RANDOM NOTES FROM A ROCK SHOW
POPLIFE is a collection of excerpts from my work journal. There is no specific form or function the column serves other than to allow the reader to see what my experience in my first year as a comics-writer is like. Some weeks I get work done, so I talk about work. Some weeks I don't get any work done, so I ramble incoherently. POPLIFE's purpose is to provide a glimpse behind the curtain of my specific process.
The Replay Lounge
The Replay Lounge in Lawrence, Kansas, is probably the perfect place to see a rock show, as it is only slightly larger than my living room and has a lot of pinball machines lining the side walls. In fact, it looks a bit like an arcade set from some forgotten eighties sitcom, the kind of set where Dad may learn a special lesson about life and love from his adoring fuckup of a Son just before Menudo or somebody comes out and kicks it old school.
There's apparently some outside part to the bar too, but I didn't really pay attention.
That Certain Age
There comes a certain point in time when you reach That Certain Age. You know the age I'm talking about-- I'm talking about the age where you're officially Too Old To Be At A Rock Show. It's sad and embarrassing for the rest of us to see; I think you know it, too. I think you know that we know because of the caution with which you enter the club; the desperation with which scan the crowd from side to side in search of your other golf buddies; and then the temerity with which you quickly cluster together around a pitcher of light beer or six, a real Beercan Superman watching all the Freshman Hotties come by in their endless streams of panties and perfume and you think that you cannot be seen by us. We know you as you know you: Your thinning pate. Your polo shirts. Your shorts, closer to your balls than to your knees. Your full-time job.
We know you. We see you.
We hate you.
Embrace your oldness, fogey. Pucker up and smooch Old Man Middle-Age square on its mediocre mouth in the back of your airbagged minivan, because watching you bob and twitch like some sort of spastic insurance salesman makes our toes curl up into little foot-fists of shame.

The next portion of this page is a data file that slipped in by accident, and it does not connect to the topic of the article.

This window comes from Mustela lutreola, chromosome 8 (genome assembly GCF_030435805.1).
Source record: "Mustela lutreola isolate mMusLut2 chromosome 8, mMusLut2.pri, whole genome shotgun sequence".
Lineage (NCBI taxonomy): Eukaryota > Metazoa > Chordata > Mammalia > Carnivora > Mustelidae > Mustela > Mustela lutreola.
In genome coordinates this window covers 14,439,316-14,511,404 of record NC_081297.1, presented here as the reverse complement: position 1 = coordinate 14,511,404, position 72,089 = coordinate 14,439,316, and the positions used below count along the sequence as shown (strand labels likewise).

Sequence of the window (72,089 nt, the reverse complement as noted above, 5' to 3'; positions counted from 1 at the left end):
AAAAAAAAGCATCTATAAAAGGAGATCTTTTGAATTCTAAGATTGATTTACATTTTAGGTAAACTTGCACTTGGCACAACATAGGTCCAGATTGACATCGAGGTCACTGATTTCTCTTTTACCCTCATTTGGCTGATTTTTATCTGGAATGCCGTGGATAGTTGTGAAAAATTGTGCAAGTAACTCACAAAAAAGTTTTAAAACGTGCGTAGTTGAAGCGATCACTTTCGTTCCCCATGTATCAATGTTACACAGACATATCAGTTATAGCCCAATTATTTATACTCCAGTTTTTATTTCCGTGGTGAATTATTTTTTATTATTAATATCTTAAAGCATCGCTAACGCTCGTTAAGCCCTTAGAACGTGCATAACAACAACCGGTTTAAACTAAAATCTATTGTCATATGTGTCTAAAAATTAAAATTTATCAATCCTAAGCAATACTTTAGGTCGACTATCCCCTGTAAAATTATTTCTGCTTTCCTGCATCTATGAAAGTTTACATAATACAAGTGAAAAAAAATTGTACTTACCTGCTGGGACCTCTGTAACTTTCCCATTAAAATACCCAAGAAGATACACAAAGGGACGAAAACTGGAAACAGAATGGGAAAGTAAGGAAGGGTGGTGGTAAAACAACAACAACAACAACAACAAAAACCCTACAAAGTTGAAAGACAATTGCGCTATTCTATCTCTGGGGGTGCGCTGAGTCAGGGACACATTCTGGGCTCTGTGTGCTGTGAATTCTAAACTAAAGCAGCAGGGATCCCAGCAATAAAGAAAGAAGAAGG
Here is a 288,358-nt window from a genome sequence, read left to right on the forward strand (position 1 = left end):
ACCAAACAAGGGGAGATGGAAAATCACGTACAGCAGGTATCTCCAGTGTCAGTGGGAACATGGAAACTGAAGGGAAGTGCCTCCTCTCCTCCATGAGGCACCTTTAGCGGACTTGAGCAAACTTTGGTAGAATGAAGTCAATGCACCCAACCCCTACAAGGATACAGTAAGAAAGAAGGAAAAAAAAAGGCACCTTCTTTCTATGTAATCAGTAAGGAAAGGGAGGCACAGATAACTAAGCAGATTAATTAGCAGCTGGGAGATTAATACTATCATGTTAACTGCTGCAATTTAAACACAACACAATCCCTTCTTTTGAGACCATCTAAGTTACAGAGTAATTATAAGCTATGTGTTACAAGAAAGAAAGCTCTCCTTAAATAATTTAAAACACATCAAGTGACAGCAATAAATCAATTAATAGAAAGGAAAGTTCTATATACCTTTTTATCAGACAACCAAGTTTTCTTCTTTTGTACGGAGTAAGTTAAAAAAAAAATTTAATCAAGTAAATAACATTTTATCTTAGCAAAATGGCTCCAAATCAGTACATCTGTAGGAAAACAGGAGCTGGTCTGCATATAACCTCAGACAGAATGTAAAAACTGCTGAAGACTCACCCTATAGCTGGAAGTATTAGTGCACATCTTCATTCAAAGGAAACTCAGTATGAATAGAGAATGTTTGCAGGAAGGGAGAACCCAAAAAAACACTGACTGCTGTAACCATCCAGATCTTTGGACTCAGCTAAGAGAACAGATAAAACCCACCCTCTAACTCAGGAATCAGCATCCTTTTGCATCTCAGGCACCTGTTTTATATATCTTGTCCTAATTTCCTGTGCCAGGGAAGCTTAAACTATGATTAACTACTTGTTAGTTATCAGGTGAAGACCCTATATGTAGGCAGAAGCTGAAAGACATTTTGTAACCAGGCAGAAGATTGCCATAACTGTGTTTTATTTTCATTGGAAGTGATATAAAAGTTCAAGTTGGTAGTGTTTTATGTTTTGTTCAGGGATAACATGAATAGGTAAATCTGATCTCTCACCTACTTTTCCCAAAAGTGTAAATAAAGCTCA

SHAME, I say.
So I give this to you, people of Earth: Fraction's Am I Too Old To Be At The Rock Show? Formula of Mathematical Certainty:
2x+(x/5) = Too Old For The Rock Show
Where x = Age at which virginity was lost.
For those of you still young enough to rock, I say ROCK to thee and I shall see you at the Rock Show. And for you too Old for the Rock, I hear MAD ABOUT YOU is about to start.
For women, make that, oh, (X/2) or so. No Rock Show is complete with out a few Old Ass Rock Slags.
Theft, Scheme, Caper, Heist
One Guy stealing a shitload of special edition Winston ashtrays is theft.
Two Guys stealing a shitload of special edition Winston ashtrays is a scheme.
Three Guys stealing a shitload of special edition Winston ashtrays is a caper.
Four Guys stealing a shitload of special edition Winston ashtrays is a goddamn heist.
On Opening Acts
Being the Opening Act sucks. I've been the Opening Act before, and I can tell you that from experience.
Being the Opening Act sucks.
YES, the Opening Act knows they're not the band you've actually come to see. YES, the Opening Act knows that you want them off the stage. NO, the Opening Act doesn't take requests-- even the facetious requests, which are the requests Opening Acts hate the most. YES, the Opening Act knows you're not gonna get up, come closer to the stage, or dance to the Rock Music, even though you are asked nicely. YES, the Opening Act are fully aware that they suck. YES, the Opening Act are just trying to Rock, maybe just a little bit; maybe the Opening Act thinks that if they can just bring maybe a little bit of Rock to the people, then maybe the people would be happy. Maybe the people would think, hey, life's not so bad at the Rock Show, that girl's kind of pretty, maybe I'll dance with her, maybe I'll have a good time with her and we'll swap numbers at the end of the night and maybe smooch a little bit, and while maybe the Opening Act aren't the band you came to see, maybe you don't end up mindingthe Opening Act quite so much and as a matter of fact you kinda had a good time for the whole show instead of just the part you came to see and you wouldn't mind going to see the Opening Act when they're THE Act one day, one day in the future, the far off distant future that the Opening Act can get to if they work hard enough, and play hard enough, and practice the Rock hard enough for the people, for all the people, even the Old People who are at the Rock Show.
MAN, did that Opening Act fucking suck.
Dude, it's a Rock Show. Your lungs are dumb. Smoke up.
Don't Step to Timmy
Alright, here's the thing. You want to play the arcade games, the pinball games, that's fine. You play all you like.
But you don't step to Timmy.